settle for: Idiom Meaning and Origin

What does ‘settle for’ mean?

The idiom "settle for" means to accept or choose something that is less desirable or satisfactory than what was originally wanted or expected.

Idiom Explorer

The Hidden Compromises

The idiom "settle upon" is another phrase that is related to the idiom "settle for." It is a verb phrase that consists of the verb "settle" and the preposition "upon." The phrase "settle upon" means to make a decision or choice after considering various options. It implies a thoughtful process of examining different possibilities before arriving at a final decision.

The idiom "settle upon" is often used when someone is faced with multiple choices and needs to select one. It suggests a level of deliberation and weighing the pros and cons before making a decision. For example, one might say, "After much thought and consideration, I settled upon the blue dress for the party."

She accepted the compromise with a sense of resignation.

Similarly, the idiom "settle in" is also related to the idiom "settle for." It is a verb phrase that consists of the verb "settle" and the preposition "in." The phrase "settle in" means to become established or comfortable in a new place or situation. It implies a process of adapting and getting used to a new environment.

The idiom "settle in" is commonly used when someone moves to a new home or starts a new job. It suggests a period of adjustment and acclimation to the new surroundings. For example, someone might say, "It took me a few weeks to settle in at my new apartment, but I'm finally starting to feel at home."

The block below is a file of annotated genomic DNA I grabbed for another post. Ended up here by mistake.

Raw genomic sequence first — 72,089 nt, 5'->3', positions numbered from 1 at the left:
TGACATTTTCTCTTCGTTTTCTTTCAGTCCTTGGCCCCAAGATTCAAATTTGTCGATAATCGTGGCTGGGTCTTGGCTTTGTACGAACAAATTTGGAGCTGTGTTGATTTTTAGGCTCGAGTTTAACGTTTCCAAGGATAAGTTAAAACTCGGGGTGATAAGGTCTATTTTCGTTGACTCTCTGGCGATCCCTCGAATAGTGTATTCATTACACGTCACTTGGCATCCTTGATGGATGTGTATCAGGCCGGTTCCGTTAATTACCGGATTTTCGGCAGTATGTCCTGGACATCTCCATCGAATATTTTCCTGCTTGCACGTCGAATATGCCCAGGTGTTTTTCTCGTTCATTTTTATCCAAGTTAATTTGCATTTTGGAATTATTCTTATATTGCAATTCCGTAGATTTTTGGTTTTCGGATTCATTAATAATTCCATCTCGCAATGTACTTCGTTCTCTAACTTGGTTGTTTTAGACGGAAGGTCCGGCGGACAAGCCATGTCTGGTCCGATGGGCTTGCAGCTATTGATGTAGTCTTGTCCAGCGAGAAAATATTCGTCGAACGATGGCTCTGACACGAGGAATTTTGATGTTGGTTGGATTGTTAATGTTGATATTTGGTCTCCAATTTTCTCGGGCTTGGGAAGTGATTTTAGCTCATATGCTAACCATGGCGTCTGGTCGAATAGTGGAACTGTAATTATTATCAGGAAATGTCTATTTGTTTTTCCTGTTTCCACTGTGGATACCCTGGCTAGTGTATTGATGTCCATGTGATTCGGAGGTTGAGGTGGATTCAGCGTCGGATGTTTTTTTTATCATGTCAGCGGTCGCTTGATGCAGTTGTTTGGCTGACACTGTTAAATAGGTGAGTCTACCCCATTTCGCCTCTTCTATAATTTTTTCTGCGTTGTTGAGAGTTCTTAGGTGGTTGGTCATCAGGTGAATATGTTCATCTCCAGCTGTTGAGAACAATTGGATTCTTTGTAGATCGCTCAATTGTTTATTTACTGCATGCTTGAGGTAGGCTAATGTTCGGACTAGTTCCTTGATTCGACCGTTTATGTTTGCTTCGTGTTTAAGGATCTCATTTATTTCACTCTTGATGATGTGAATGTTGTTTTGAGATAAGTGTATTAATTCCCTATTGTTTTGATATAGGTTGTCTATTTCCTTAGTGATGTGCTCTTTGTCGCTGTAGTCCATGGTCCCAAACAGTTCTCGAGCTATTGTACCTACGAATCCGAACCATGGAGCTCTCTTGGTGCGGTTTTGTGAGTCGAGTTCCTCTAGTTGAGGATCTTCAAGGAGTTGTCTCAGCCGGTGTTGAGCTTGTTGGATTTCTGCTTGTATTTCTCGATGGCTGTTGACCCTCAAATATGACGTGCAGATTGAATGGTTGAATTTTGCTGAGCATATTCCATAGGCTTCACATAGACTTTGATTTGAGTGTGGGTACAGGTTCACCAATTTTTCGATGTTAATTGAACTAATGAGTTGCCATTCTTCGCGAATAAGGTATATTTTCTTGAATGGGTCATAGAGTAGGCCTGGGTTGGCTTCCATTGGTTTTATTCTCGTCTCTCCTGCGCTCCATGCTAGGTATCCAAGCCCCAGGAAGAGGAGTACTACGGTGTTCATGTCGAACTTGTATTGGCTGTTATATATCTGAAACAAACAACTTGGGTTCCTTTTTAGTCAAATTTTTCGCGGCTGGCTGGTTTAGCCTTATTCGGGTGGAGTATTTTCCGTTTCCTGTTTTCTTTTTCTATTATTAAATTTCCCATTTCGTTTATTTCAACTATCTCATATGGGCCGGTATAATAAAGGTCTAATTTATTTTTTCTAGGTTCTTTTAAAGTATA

The idiom "settle for" and its related idioms, "settle upon" and "settle in," all capture different aspects of the concept of settling or accepting. While "settle for" focuses on accepting something less than desired, "settle upon" emphasizes making a decision after careful consideration, and "settle in" highlights the process of becoming comfortable in a new situation. These idioms reflect the various ways in which people navigate choices and adaptations in life.

The idiom "settle for" is a commonly used phrase that conveys the idea of accepting something less than what was originally desired. It signifies a compromise or choosing a second-best option. The related idioms "settle upon" and "settle in" expand on this concept by highlighting the processes of making decisions and adapting to new situations. These idioms reflect the complexities of human experiences and the different ways in which people navigate choices and adjustments in life.

Example usage

Example 1: She wanted the blue dress but it was too expensive, so she settled for the red one.

Example 2: After searching for a better job, he finally settled for a position in a smaller company.

Example 3: The restaurant was fully booked, so we had to settle for take-out instead.

More "Acceptance" idioms